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GARDENING : AS FAMILY OUTING, HOME CROP WORTH ITS WEIGHT IN GOLD.

Byline: Joshua Siskin

The other night, I had a dream that on some distant planet, in another galaxy far, far away, human life had existed for millennia in a form quite similar to ours, despite the absence of plants. Only recently, through the manipulations of biotechnology, had plants finally been invented.

But the efficiency experts on this faraway planet took a dim view of these newly constructed green critters. Their report read as follows: ``Highly inefficient organisms; 90 percent of water taken up by roots is lost through leaves into the atmosphere; most of plant's energy is used for producing flowers, which have no practical value; fruits, roots or leaves of certain plants may be eaten, although minerals and vitamins contained within may be found in capsules sold over the counter in any drugstore; subject to sudden disfigurement or death due to many different kinds of insects and diseases; extremely sensitive to, and sometimes killed by, ordinary bad weather; not suitable for further development and research due to enormous risk and cost of growing.''

Of course, back here on Earth, no one could could imagine life without plants. Plants provide the necessities of life: oxygen to breathe, food to eat, clothes to wear and fossil fuels to keep our cars running.

One can only speculate as to what will happen to the human soul as the memories of living off the land fade. The traditions associated with this life, to say nothing of the knowledge gained from growing crops, also will disappear.

The knowledge of the farmer is more expansive than some might think, and, it could be argued, more encompassing than anyone else's. A farmer not only knows how to make things grow, but understands light, water, temperature, soil, seeds, flowers, insects and birds, and the relationship between them. Most significantly, a farmer knows that, in the twinkling of an eye, his crops can be ruined.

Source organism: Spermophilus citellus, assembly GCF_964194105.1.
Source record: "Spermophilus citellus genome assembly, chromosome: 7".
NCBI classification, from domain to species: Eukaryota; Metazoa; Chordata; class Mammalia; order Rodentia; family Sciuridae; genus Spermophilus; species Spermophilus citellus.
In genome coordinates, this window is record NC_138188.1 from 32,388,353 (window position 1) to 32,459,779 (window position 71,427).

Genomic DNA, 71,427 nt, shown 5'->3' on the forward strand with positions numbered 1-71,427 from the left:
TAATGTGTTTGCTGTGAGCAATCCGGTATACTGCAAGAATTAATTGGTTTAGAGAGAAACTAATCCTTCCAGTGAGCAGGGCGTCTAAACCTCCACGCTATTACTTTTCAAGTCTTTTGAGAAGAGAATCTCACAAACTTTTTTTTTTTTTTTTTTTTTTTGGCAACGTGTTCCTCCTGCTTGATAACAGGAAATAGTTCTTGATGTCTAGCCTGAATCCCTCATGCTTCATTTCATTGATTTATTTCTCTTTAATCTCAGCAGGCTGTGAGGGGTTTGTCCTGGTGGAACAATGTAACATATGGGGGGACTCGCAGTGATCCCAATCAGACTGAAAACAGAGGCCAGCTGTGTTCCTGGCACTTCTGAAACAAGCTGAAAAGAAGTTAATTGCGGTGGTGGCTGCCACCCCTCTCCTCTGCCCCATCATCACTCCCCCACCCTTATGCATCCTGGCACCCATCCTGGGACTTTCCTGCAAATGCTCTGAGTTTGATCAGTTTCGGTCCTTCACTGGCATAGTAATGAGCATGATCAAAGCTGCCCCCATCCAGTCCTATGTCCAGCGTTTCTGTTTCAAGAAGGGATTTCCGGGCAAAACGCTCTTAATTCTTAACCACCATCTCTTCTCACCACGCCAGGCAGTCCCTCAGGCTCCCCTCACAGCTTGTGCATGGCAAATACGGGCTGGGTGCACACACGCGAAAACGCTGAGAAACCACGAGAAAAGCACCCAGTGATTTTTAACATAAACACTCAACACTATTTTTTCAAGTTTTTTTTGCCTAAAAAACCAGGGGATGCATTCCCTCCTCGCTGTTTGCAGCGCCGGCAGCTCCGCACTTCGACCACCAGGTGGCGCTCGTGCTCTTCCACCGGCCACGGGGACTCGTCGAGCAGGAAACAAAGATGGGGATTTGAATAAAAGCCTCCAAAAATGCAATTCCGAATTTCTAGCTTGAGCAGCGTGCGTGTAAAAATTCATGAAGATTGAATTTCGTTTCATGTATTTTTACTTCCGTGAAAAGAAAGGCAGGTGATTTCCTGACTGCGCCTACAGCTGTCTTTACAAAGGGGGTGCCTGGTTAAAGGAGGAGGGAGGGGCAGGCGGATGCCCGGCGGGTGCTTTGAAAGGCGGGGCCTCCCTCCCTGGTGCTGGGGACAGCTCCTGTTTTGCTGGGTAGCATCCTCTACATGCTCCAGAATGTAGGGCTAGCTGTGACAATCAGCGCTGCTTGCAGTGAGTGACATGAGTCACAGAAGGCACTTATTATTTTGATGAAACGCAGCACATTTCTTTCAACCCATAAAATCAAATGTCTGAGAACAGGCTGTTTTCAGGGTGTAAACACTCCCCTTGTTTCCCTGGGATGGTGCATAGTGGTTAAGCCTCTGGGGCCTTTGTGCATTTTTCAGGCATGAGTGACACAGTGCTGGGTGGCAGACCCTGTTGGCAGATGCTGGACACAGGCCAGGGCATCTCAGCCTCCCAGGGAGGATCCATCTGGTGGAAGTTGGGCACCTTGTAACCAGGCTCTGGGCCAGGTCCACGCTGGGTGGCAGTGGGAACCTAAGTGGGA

A reader has complained that the idea of home-grown vegetables and fruits is not cost efficient. Although I'm not at all sure of this, let's assume, for a moment, that it costs more to grow vegetables at home than it does to buy them at the supermarket. Think, though, of the benefits derived from growing vegetables yourself. You will discover the magnificent tomato hornworm and the parasitic wasps that lay their eggs on its back. You will sharpen your eyes by learning to discern when your plants need water or fertilizer, and when they need to be left alone. You will come to appreciate the cycle of the seasons, the changing length of days and the vagaries of weather.

Think also of planting with your children and then harvesting with them; that's an experience worth its weight in gold.

Sun Valley resident Mark Jones writes the following: ``I'd like you to warn your readers about the blue dawn flower or perennial morning glory (lpomoea acuminata). I thought I could cover my side fence with it. I did and it did, but it kept going, covering many of my shrubs with its flowers. I liked the overgrown jungle look, and I figured (since the `Sunset Western Garden Book' stated that it won't spread by runners), that I'd be able to clear the vines, but I found that morning glory seedlings had grown up all over the yard. Please warn people not to plant it near any other landscaping, unless they enjoy pulling weeds constantly.''

Pat Moore of Woodland Hills asks: ``Where can I get a product containing hormones that will build the root systems of my plants?''

One product that many nurseries carry is Superthrive, which contains naphthyl acetic acid, a synthetic auxin. Another product that is rather widely distributed is Green Light Root Stimulator and Starter Solution, which contains indole butyric acid, also an auxin. Auxin is a growth hormone produced in new leaves, from where it is transported to roots and results in stimulation of their growth.
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Article Details
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Title Annotation:L.A. LIFE
Publication:Daily News (Los Angeles, CA)
Date:May 3, 1997
Words:655
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